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Two helicopters in a ship hangar.
Photo Credit: Peter Rejcek
Two Bell helicopters operated by PHI, Inc., are secured in a hangar aboard the RVIB Nathaniel B. Palmer. This is only the second time in the ship's history that helicopters have operated from the vessel, which launched in 1992.

Setting sail

USAP science vessels prepare to leave on major expeditions

PUNTA ARENAS, CHILE — Visitors to Chile’s southernmost city are greeted by Punta Arenas’ famed blustery winds even before they reach the ground, as approaching airplanes rock back and forth like a baby’s cradle before a heavy landing on the runway.

A shipboard crane moves cargo onto the Gould.
Photo Credit: Peter Rejcek
A shipboard crane moves cargo onto the Gould.
People examine cargo aboard the Palmer.
Photo Credit: Peter Rejcek
Maria Vernet, Al Hickey and Mattias Cape, from bottom left clockwise, examine a boxed-up robot aboard the Palmer that is used for underwater exploration.
Dock worker waits to load food.
Photo Credit: Peter Rejcek
An AGUNSA employee waits to load stacks of food aboard the Gould.

It’s summer time here in Punta Arenas, which means overcast skies and blustery winds. It’s also one of the busiest times of the year for the U.S. Antarctic Program’s External U.S. government site marine operations.

Both the RVIB Nathaniel B. Palmer and ARSV Laurence M. Gould External U.S. government site are parked at one of the port city’s piers, bow to stern. Men in hard hats work shipboard cranes ceaselessly to move cargo off the dock and onto the ships. The Gould is about two days from sailing as of Dec. 27, and stacks of food boxes sit on the dock on its starboard side.

The ship is preparing for its 18th cruise in support of the Palmer Long Term Ecological Research External Non-U.S. government site project, a 38-day oceanographic expedition to observe the ecological conditions along the west Antarctic Peninsula. It will sail a grid pattern 700 kilometers north to south and about 200 kilometers wide — an area undergoing rapid evolution from climate change.

The Palmer will be on the other side of the continent for a two-month cruise to explore the remains of the Larsen B Ice Shelf and the ecosystem that was uncovered when the ice shelf collapsed in 2002. The project is called the LARsen Ice Shelf System, Antarctica.External Non-U.S. government site [See previous articles on the LARISSA project.]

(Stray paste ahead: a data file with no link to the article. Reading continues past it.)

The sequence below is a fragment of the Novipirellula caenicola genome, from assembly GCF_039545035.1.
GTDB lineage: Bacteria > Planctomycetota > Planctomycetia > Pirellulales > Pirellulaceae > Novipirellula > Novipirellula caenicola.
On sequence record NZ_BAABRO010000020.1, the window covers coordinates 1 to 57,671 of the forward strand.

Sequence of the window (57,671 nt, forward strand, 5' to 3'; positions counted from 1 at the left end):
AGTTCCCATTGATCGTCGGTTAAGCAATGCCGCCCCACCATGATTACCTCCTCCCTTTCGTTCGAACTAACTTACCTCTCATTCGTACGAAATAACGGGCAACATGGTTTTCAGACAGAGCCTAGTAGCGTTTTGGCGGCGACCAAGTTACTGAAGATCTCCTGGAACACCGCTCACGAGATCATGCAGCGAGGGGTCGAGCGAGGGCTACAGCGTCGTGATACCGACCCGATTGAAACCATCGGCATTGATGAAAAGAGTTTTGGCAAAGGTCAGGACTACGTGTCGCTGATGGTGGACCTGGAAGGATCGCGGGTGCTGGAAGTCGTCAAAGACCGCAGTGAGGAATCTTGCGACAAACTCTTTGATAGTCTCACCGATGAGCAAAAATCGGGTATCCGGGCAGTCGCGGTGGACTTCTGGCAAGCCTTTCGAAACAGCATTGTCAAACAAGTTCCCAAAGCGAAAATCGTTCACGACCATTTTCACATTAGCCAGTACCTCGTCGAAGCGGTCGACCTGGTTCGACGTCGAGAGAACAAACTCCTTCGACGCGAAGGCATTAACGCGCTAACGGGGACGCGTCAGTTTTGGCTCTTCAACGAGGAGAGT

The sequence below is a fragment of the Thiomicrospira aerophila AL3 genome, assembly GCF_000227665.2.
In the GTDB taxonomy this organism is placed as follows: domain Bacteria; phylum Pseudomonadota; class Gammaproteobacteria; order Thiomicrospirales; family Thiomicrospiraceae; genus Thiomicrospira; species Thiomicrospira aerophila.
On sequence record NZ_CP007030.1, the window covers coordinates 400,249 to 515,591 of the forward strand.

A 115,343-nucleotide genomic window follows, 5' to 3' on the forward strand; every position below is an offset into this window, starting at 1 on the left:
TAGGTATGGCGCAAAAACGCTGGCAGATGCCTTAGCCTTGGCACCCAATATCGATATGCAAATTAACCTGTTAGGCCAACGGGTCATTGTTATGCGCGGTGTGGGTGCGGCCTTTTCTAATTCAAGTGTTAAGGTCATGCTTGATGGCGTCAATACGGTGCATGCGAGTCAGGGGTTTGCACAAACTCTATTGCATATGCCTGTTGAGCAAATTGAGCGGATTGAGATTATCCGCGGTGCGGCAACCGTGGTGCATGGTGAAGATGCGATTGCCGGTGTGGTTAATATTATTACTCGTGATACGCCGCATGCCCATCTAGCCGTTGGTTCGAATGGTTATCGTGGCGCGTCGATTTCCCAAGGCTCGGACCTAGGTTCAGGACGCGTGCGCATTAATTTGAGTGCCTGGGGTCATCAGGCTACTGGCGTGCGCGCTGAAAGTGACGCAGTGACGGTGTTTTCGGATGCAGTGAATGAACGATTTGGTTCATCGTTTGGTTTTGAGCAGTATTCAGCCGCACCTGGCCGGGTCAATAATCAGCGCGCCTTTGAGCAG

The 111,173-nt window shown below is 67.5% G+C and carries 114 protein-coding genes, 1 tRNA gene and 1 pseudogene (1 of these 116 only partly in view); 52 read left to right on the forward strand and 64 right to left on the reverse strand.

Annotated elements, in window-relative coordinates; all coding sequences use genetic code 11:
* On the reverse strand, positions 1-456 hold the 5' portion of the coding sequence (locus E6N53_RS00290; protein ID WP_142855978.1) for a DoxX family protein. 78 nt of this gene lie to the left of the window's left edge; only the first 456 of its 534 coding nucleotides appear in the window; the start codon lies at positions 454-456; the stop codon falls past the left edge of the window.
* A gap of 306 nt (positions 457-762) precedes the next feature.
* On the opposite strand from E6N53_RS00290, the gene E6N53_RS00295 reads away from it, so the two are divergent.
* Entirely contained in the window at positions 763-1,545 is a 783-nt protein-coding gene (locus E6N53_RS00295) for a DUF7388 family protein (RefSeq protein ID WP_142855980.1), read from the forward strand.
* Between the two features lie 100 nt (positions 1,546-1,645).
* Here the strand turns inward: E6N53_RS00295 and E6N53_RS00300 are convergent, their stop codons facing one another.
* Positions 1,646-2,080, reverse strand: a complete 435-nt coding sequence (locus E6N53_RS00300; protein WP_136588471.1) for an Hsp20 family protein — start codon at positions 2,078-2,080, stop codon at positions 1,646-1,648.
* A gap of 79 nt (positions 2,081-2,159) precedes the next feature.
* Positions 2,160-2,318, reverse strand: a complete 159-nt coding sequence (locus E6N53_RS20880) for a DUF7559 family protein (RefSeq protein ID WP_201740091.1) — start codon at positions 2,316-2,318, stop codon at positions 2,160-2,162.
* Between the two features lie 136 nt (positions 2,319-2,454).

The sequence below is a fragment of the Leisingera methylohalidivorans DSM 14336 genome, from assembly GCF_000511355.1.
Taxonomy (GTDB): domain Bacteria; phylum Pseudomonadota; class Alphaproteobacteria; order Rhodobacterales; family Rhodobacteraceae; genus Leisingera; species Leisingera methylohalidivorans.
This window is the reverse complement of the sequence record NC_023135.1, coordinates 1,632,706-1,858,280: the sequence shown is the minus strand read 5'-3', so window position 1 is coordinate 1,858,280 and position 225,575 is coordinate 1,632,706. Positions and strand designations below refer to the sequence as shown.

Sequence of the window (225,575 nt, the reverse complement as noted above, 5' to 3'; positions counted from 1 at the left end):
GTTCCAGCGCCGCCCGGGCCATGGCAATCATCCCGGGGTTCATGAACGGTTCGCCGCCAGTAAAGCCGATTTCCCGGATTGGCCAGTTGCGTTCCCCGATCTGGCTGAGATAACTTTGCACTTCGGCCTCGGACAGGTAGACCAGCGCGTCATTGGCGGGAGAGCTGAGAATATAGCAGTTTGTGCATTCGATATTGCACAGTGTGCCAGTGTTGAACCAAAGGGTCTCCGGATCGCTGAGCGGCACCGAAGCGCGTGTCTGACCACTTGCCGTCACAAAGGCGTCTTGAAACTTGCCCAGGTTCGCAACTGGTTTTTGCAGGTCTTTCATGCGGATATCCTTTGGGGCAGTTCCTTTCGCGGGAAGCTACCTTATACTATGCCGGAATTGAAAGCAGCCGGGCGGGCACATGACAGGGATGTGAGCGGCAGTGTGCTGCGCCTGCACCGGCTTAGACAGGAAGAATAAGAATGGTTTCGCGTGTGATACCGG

The vessel will be at maximum capacity with 70 scientists, crew and support personnel. The deck is crowded with boxes of science cargo, including a remotely operated vehicle — a robot outfitted with various instruments to explore the cold, polar ocean — which its Belgian operators are now assembling and preparing near the stern.

Nearby, personnel secure two bee-colored helicopters squeezed into a hangar. This will be the first time in more than 10 years — and only the second time in the ship’s history — since scientists have used helicopters off the Palmer. The last time was during 1996-98 for the

Antarctic Environment and Southern Ocean Process Study (AESOPS), part of a larger effort to measure global ocean processes.

For LARISSA, the helicopters will fly scientists to sites on the ice shelf to install specially designed instruments to monitor the environment. They will also transport geologists to the peninsula for collecting rocks to help date the retreat of ice in the region.

Built in the early 1990s, the Bell helicopters look shiny new in their yellow and black paint, with thick chains and rope securing every conceivable point.

A view of the Gould and pier from the Palmer.
Photo Credit: Peter Rejcek
A view of the pier and Gould from the Palmer. At left is the RRS James Cook, a British Royal Research Ship.
Punta Arenas at twilight.
Photo Credit: Peter Rejcek
Twilight comes late to the southern city of Punta Arenas, about 10:30 p.m. or so at night.

One has been recently furbished, a three-month job that stripped the rotary aircraft to the bare bones, according to Randy Perrodin, a line mechanic with PHI, Inc. External Non-U.S. government site, the company contracted with the National Science Foundation External U.S. government site for helicopter services. The company operates several helicopters each austral summer at McMurdo Station External U.S. government site on the other side of the continent.

PHI personnel disassembled and shipped both helicopters from the United States in early October to ensure they would be in Punta Arenas before the Palmer sails on Jan. 2.

“We didn’t want to take any chances,” Perrodin said.

The NSF and the scientists have invested much time and money into the LARISSA program, an International Polar Year (IPY) External U.S. government site project originally scheduled to take place a year earlier. The IPY, a multinational science campaign focusing on research at the poles, officially ended in March 2009 but several larger projects like LARISSA are still ongoing.

Capt. Joe Borkowski, a bear of a Louisianan, said the Palmer has sailed in support of projects of similar magnitude over the years. He should know: Borkowski has been with the Palmer since it launched in 1992.

“It’s going to be a good one,” he said of the upcoming voyage.

But first, both ships must cross the Drake Passage, an infamously rough stretch of sea between the tips of South America and the Antarctic Peninsula. At last report, on Dec. 29, the Drake was roaring and thrashing with 60-foot seas. 

Rather makes the plane ride into Punta Arenas sound like child’s play.

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